World of Horror
March 23, 2020 12:46 PM   Subscribe

World of Horror is a procedurally generated roleplaying game set in a universe of cosmic horror, drawing inspiration from classic Japanese PC adventure games of the 80s and 90s. With a stark aesthetic, choose-your-own adventure storybook gameplay, and an ever-shifting narrative, it evokes both the dread of cosmic horror literature, and the graphical style of horror manga artist Junji Ito. The game has released recently in early access on most digital storefronts (Steam linked here), but has a demo available through itch.io. You can watch the trailer here, along with some reviews, thoughts, and playthroughs below the jump. Content warning: Flashing lights in some videos. Some animated scenes of gore and disturbing imagery in preview content. System availability: Win and MacOS for Steam currently, coming to Switch and PS4 later in 2020.

The Verge's review considers the unique way that the 'roguelite' format of the game (procedural content mixed with permanent death and demanding difficulty) mix with the nature of horror in making protagonists powerless, "It’s a uniquely narrative-focused roguelite design that encourages you to delve into side stories and discover new items and encounters, even if it means losing the overall playthrough. And unlike many roleplaying games, World of Horror emphasizes how much random chance is involved. Some game achievements require playing over and over, hoping for the right lucky combination of items to turn up — although your prize is probably just discovering a new kind of torment." While the Polygon review focuses on the continuity between WOH's gameplay and classic choose-your-own-adventure books.

In this Gamasutra mini-review, the author points towards the game's potential as development continues and more modding support is added, "As we’ve talked about, horror is a game genre that can only be enjoyed once sight unseen. But with World of Horror, we have the first horror game to do something that no one else has been able to do: get more content. The game’s use of events/cards and still images opens the door for more content during early access and beyond ... From a universe perspective, there is so much that could be done with the story, and the game’s case structure gives a blueprint modders can use to create their own cases. Speaking of, World of Horror is the perfect case (no pun intended) for having supplemental content. Every aspect of the game could be enhanced with supplemental content, and why I continue to think the future of the horror genre is with roguelike design."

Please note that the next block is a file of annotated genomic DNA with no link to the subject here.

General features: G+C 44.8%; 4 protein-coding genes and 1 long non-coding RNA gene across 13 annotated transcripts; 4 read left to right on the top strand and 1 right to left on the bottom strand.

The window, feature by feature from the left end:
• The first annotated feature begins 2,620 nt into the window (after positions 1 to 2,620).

For more detailed gameplay, YouTube user ManlyBadassHero has uploaded a complete successful playthrough of a single session here (YT, 1:08:51). There are some spoilers, but the great variability in each playthrough means that none of them are too major, and this gives a flavor of what a single session of gameplay looks like.
posted by codacorolla (9 comments total) 23 users marked this as a favorite
 
As a fan of cosmic horror in literary form, I'm curious how accessible this will be to someone totally blind. It sounds fairly visual in nature, but is still an intriguing concept.
posted by Alensin at 2:47 PM on March 23


At last I will get to find my hole at Amigara Fault.
posted by Going To Maine at 3:17 PM on March 23 [5 favorites]


I’ve been playing this since the moment it was released and I want everyone to know it is the best game.

So happy to see it starting to get the attention it deserves!
posted by vocivi at 3:24 PM on March 23 [1 favorite]


Alensin - I think that accessibility is a definite possibility in the future. All of the modding will eventually be done through editing special game files in a text editor. I'm not sure of the exact specifications, but since game files are open text that seems like it might be interpretable through a screen reader. However modding isn't supported quite yet in the early access build.

Most events that I've encountered are purely textual in nature, although sometimes there are other modes of interaction. For example, there's a sigil that you draw to summon a demon, which must be aligned properly by clicking on two hotspots on the screen. It's very much in the same vein as Hypercard. It's a one-person dev team (Twitter: @panstasz), so they might be responsive to the potential of accessibility options.
posted by codacorolla at 4:00 PM on March 23


Just discovered this on Gamepass, spent several hours with it. Make sure to check out the alternate palettes, they are delightful (and make the game far more legible).
posted by ®@ at 5:21 PM on March 23


Read about this game on Kotaku and was hooked both by that GIF and the words "Junji Ito." Just downloaded the demo, and if it turns out I'm not absolutely turned off by roguelikes (I've never played one before), I shall pay the $15 to be murdered horribly over and over again.
posted by ejs at 6:22 PM on March 23


Excellent post. I'm a huge fan of Junji Ito (go read his adaptation of Frankenstein if you have a chance, it's so weird and horrific).

I've been holding off playing this on PC because I feel like it would work so much more nicely on the Switch in handheld mode. Rogue-likes are my jam and this has so many weird and horror-related things in it that it's kind of scary, like did someone go into my head and make a game just for me, it feels like it.
posted by Fizz at 6:54 AM on March 24 [1 favorite]


I have an upcoming Q&A with the dev that I'm building questions for right now.
posted by JHarris at 8:33 PM on March 24


Man that trailer is a big mood!
posted by newdaddy at 3:21 AM on March 25


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